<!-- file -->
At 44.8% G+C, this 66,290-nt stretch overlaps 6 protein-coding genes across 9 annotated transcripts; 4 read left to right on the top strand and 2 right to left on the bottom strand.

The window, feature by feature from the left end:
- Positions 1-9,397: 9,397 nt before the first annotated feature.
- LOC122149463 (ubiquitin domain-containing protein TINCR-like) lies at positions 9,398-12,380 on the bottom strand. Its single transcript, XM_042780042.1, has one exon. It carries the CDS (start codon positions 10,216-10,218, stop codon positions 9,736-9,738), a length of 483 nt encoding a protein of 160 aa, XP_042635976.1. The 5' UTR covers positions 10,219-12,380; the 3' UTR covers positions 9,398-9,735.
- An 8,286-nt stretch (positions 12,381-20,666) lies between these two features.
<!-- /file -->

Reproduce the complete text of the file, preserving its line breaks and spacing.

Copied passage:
At 44.8% G+C, this 66,290-nt stretch overlaps 6 protein-coding genes across 9 annotated transcripts; 4 read left to right on the top strand and 2 right to left on the bottom strand.

The window, feature by feature from the left end:
- Positions 1-9,397: 9,397 nt before the first annotated feature.
- LOC122149463 (ubiquitin domain-containing protein TINCR-like) lies at positions 9,398-12,380 on the bottom strand. Its single transcript, XM_042780042.1, has one exon. It carries the CDS (start codon positions 10,216-10,218, stop codon positions 9,736-9,738), a length of 483 nt encoding a protein of 160 aa, XP_042635976.1. The 5' UTR covers positions 10,219-12,380; the 3' UTR covers positions 9,398-9,735.
- An 8,286-nt stretch (positions 12,381-20,666) lies between these two features.